A video of Machida’s post-being-called-out callout of Gustafsson is after the jump. 

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Quote of the Day: “It Doesn’t Make Sense” for Lyoto Machida to Fight Alexander Gustafsson


(I’ll never let go, Lyoto. I’ll never let go…)

We’re of two minds about the latest interview snippet from Lyoto Machida’s manager, Jorge Guimaraes, in which he all but sealed the door on the potential of a Machida/Alexander Gustafsson fight following the Swede’s call out of Machida some weeks ago. On one hand, Machida was promised a title shot with a win over Dan Henderson at UFC 157, and to his credit, he was able to do so (albeit in rather tepid fashion). On the other hand, Dana White then promised Gustafsson a title shot with a win over Gegard Mousasi before that all fell apart.

But on the third hand, Machida was offered a shot against Jon Jones on short notice at UFC 152, then turned the goddamn thing down. Throw in the fact that Jones already choked Machida unconscious at UFC 140 and couldn’t care less if he ever fought Machida again, and it would appear that the Brazilian isn’t exactly in the position to be making demands. Regardless, Guimaraes told Lancenet that Machida would prefer to sit on the sidelines until this whole Jones/Sonnen nonsense is finished (translation via FightersOnly):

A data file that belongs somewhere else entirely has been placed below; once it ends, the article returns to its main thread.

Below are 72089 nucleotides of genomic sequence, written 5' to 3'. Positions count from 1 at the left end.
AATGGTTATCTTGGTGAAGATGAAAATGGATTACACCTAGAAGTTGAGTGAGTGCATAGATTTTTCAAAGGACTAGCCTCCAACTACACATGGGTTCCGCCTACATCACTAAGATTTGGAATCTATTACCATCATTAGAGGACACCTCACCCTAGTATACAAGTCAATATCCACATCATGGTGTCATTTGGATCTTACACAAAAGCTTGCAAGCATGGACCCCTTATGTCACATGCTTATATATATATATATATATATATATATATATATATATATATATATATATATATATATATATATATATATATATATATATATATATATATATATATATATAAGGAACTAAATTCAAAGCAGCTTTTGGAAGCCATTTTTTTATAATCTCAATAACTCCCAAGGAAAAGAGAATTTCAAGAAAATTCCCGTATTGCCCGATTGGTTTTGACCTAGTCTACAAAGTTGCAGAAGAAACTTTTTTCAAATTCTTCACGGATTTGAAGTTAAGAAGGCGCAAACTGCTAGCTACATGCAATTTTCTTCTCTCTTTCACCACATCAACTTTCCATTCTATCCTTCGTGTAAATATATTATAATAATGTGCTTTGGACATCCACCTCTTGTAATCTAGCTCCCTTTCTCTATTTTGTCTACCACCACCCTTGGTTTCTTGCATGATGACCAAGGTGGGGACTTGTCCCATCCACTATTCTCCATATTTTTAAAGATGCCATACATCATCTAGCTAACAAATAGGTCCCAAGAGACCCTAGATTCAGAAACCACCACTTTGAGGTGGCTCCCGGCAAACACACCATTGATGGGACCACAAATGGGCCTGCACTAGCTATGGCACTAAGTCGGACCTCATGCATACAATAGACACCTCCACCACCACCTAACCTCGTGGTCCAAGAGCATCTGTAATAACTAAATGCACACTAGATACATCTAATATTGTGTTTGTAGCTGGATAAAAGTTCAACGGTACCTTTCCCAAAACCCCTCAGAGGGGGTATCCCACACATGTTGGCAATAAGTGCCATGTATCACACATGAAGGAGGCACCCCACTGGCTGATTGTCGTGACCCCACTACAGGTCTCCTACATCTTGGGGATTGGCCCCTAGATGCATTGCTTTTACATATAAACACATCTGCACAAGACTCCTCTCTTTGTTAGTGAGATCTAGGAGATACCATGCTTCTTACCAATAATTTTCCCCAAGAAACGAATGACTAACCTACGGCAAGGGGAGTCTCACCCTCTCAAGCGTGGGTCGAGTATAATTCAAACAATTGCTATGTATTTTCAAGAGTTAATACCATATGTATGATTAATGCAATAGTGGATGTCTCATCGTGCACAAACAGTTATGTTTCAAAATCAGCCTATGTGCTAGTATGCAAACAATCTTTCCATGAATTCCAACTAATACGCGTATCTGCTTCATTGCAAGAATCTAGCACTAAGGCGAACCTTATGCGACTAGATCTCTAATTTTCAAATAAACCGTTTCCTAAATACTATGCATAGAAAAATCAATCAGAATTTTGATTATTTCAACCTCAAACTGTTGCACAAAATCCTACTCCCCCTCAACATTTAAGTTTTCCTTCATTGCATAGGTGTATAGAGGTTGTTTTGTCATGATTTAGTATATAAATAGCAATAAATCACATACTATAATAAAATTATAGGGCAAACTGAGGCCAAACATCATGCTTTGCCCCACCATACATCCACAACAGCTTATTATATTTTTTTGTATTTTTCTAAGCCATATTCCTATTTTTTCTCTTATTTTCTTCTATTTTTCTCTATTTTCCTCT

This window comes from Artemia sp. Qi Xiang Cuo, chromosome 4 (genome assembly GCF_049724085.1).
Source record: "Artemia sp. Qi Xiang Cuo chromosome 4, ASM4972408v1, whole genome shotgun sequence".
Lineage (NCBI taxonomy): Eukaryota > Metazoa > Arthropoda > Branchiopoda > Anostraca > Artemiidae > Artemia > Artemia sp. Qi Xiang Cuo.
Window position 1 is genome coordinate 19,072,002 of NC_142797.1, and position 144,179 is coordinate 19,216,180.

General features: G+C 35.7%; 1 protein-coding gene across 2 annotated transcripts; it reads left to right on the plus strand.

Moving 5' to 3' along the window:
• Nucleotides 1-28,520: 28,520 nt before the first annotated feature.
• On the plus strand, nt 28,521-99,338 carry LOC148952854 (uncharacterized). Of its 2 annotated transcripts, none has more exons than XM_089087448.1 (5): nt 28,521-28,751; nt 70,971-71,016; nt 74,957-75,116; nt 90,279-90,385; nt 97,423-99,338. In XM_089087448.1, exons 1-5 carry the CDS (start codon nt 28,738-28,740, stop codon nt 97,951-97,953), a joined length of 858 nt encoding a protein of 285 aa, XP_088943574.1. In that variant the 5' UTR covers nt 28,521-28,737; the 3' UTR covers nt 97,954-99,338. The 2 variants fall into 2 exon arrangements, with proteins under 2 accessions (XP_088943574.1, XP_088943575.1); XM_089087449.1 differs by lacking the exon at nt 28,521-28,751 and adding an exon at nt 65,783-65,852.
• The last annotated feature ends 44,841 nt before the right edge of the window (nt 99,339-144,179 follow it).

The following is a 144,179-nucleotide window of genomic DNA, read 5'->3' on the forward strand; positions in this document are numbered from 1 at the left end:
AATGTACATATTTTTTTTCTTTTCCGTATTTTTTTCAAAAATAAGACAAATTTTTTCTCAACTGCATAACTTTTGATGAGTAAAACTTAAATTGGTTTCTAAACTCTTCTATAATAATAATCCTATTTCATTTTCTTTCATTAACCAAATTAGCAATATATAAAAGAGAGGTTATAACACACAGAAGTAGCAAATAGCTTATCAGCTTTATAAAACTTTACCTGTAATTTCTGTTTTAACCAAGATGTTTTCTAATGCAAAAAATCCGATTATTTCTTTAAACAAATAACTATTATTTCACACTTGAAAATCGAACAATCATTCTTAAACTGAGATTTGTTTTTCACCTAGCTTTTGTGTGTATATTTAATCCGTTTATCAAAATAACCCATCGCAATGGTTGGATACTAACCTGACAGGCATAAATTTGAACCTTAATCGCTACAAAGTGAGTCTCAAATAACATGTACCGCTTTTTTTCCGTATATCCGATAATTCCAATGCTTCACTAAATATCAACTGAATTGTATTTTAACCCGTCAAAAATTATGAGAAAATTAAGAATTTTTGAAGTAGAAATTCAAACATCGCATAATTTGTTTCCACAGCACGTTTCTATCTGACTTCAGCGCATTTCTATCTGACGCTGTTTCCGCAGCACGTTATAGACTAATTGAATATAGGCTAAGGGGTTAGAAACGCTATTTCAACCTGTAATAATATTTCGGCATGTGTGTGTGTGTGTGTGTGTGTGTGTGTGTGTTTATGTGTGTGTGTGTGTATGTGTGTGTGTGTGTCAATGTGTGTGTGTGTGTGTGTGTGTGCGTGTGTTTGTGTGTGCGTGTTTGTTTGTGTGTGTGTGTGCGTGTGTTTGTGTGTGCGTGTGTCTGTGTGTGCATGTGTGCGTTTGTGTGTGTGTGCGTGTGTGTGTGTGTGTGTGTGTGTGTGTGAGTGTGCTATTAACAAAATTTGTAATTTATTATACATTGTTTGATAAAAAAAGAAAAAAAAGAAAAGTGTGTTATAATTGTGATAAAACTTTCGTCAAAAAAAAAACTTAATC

Lyoto is on stand-by list waiting for the winner of Jon Jones vs. Chael Sonnen. I think it is almost impossible for Chael to win this bout, but anything may happen. A fight is a fight, but it has already been scheduled, there’s no history about it.

Lyoto is the number one contender and he is only waiting to see who is going to be the winner of this fight. He is not convinced about Jones…he is not convinced from that loss.

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‘UFC 157′ Salaries: Rousey Banks 90K, Hendo Tops $1.17 Million Payroll


(It’s hard to argue that she didn’t earn it, but we’re sure at least a few of you will try your damnedest anyway. / Photo via Getty Images)

The California State Athletic Commission recently released the salary figures for UFC 157, which transpired last Saturday from the Honda Center in Anaheim, California. Topping the payroll was none other than Dan Henderson, who took home a cool quarter million despite dropping a close decision to Lyoto Machida in the night’s co-main event. Most of the salaries seem relatively fair considering the UFC’s recent cutbacks, but check out the full list after the jump and let us know who you think is “super fucking expensive” and who deserves to be paid a little more.